Anyhow, knowing all of this about the future and why I have been out of touch these past twenty-six years or so, perhaps you will be able to forgive me the delay in writing and may even want to come visit sometime.
Two Fridays ago I am stepping off the bus after a trip to my dentist and I am greeted by the West Eastern Blenman Elm Dental Benefits coordinator, Geoffrey Cragmont. Yes, Cragmont that cheap bastard! I figure I am in big trouble, because it is rare he requires paperwork so soon after a routine cleaning. He launches right into interrogation mode, wanting to know what took me so long. I explain, “I missed the Tepotzlan-Mexico City Express, so it took me forty-six hours to make it home instead of the usual thirty-six.”
“Okay. Be more careful next time. Grab your things. We were supposed to meet Nebraska hours ago.”
“Nebraska, what is it!?”
“Horowitz won’t be going to California after all. Are you afraid of flying?”
Then I do what any grown man who has been on a Mexican bus drinking Fanta orange soda for two days straight only to find out he is a candidate for immediate transport to Houseboy Cheer Camp without even so much as the opportunity to go home first would do – I wet my pants.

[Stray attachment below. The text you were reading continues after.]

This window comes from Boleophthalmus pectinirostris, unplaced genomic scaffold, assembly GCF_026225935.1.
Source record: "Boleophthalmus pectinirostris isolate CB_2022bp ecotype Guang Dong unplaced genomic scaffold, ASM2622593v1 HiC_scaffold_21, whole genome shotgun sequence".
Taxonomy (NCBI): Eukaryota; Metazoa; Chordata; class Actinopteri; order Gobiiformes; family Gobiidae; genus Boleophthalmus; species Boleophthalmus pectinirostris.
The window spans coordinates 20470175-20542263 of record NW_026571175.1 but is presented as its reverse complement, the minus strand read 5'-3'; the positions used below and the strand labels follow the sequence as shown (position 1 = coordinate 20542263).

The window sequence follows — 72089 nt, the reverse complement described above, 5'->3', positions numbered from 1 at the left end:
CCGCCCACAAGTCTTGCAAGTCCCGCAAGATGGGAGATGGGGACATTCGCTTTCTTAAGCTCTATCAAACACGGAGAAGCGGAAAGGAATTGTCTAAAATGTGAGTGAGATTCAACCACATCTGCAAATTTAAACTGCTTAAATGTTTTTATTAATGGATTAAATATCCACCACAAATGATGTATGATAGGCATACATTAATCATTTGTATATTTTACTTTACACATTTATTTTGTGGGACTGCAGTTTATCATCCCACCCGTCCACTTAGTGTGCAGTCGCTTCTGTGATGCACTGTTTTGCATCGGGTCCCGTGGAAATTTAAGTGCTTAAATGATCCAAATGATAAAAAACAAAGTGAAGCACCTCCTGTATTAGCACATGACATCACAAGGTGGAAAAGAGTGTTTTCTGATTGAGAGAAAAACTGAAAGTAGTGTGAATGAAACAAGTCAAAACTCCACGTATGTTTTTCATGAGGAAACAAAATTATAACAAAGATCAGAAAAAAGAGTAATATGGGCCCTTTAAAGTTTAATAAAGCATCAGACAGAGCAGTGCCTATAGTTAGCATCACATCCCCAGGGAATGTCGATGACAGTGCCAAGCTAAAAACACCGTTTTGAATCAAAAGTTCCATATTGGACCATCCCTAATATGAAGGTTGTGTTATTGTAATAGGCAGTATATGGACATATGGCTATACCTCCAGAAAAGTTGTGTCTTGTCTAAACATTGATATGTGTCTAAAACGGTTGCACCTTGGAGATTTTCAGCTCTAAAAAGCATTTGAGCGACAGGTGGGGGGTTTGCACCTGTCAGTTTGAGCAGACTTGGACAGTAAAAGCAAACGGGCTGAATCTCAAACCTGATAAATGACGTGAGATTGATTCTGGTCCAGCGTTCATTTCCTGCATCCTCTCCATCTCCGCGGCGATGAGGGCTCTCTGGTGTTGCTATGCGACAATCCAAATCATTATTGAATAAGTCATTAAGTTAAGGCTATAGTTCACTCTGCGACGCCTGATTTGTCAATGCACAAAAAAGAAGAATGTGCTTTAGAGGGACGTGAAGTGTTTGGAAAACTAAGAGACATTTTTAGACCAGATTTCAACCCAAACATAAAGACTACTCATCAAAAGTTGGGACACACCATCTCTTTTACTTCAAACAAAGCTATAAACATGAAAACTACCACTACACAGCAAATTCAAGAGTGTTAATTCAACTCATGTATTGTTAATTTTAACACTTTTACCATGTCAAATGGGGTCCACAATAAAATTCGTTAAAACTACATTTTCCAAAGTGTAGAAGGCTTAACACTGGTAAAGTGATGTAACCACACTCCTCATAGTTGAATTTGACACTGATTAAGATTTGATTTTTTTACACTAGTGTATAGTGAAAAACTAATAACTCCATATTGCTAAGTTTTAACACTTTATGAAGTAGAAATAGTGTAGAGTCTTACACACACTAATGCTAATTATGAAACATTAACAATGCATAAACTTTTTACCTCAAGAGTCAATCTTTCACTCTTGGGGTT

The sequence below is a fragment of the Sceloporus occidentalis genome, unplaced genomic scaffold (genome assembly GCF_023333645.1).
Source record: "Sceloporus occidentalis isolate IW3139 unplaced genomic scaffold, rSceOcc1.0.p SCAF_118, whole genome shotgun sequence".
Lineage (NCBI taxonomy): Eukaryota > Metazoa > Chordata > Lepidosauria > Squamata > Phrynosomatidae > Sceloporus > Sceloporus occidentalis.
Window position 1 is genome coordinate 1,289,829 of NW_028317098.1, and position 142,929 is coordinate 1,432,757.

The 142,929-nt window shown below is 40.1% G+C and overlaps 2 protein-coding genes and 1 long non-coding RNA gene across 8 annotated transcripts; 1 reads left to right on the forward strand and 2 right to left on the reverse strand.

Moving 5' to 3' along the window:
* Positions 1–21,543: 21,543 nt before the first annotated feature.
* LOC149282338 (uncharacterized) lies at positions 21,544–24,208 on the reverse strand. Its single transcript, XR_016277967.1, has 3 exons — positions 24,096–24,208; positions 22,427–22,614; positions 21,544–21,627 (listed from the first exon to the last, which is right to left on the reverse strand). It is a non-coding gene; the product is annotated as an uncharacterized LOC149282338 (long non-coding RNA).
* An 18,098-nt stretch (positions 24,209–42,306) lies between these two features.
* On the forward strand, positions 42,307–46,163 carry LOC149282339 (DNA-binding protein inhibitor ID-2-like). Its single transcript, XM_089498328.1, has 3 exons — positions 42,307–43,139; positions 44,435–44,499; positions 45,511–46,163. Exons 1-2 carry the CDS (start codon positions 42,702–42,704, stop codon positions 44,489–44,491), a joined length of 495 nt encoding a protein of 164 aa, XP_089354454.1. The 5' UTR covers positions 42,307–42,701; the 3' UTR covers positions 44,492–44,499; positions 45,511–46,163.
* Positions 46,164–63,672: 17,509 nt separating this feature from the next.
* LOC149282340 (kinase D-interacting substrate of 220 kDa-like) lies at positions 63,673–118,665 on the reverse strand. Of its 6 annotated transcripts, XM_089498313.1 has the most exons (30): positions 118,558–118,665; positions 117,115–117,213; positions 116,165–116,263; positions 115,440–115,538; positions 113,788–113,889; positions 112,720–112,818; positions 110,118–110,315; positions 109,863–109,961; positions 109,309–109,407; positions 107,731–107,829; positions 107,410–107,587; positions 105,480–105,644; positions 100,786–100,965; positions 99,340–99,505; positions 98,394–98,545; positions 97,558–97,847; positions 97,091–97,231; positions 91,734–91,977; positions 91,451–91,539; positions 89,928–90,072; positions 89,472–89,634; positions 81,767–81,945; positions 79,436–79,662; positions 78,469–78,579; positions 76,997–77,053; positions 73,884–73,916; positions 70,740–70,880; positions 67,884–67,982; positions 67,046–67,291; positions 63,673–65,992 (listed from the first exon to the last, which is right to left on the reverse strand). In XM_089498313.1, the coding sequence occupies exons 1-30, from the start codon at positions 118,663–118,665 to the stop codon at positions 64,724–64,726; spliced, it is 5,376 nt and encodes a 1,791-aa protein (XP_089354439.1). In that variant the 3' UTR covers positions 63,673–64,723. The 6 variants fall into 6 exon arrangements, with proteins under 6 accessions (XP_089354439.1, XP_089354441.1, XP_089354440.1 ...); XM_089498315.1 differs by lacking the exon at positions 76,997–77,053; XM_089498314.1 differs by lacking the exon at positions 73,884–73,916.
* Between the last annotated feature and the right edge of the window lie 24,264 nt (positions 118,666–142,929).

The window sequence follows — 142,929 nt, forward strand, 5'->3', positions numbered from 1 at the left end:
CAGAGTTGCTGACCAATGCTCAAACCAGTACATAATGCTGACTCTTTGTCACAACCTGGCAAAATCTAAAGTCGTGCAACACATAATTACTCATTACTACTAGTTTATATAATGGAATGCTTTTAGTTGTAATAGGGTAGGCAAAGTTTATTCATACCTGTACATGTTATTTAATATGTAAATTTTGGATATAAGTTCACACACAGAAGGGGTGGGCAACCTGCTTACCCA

Nebraska is, of course, the moniker of the man responsible for clearing domestic employees of the WEBEHOS and its affiliates for travel to award ceremonies, professional seminars, war zones, and summer camps. While he usually comes to Tucson (from where I do not know) a scant few times a year to meet with candidates and determine eligibility before replying via the courier pidgeons he so foxily nabs from Ferdy Tang’s coop, at my interview the only question he asks is, “Do you like Gary Numan?” When I answer, “Do I ever!” he tells me to get into his car and he drives me to the Pima Air & Space Museum. There, lit from behind with green laser beams and standing in front of a P-40 World War II fighter plane, Gary Numan (in leather) greets me with his signature phrase, “Where to, Tiger?”
Nebraska tells him where to go and three hours later I am under the rainbow-patterned spandex canopy in the makeshift Houseboy Cheer Camp reception area at the Mark Leno Volcano Visitors Center. I take a sip from the complimentary Kong Thong Tiki brand coconut flavored soy drink that comes with so many others in my welcome satchel and I feel, well, for lack of a better word friends, electric.
I also realize that in what seems like virtually no time at all, I have successfully achieved the mindset of the local houseboys, many of whom have been charged with greeting us out-of-towners. Which is to say, I can think of nothing save for who I will soon be bunking with.
to be continued…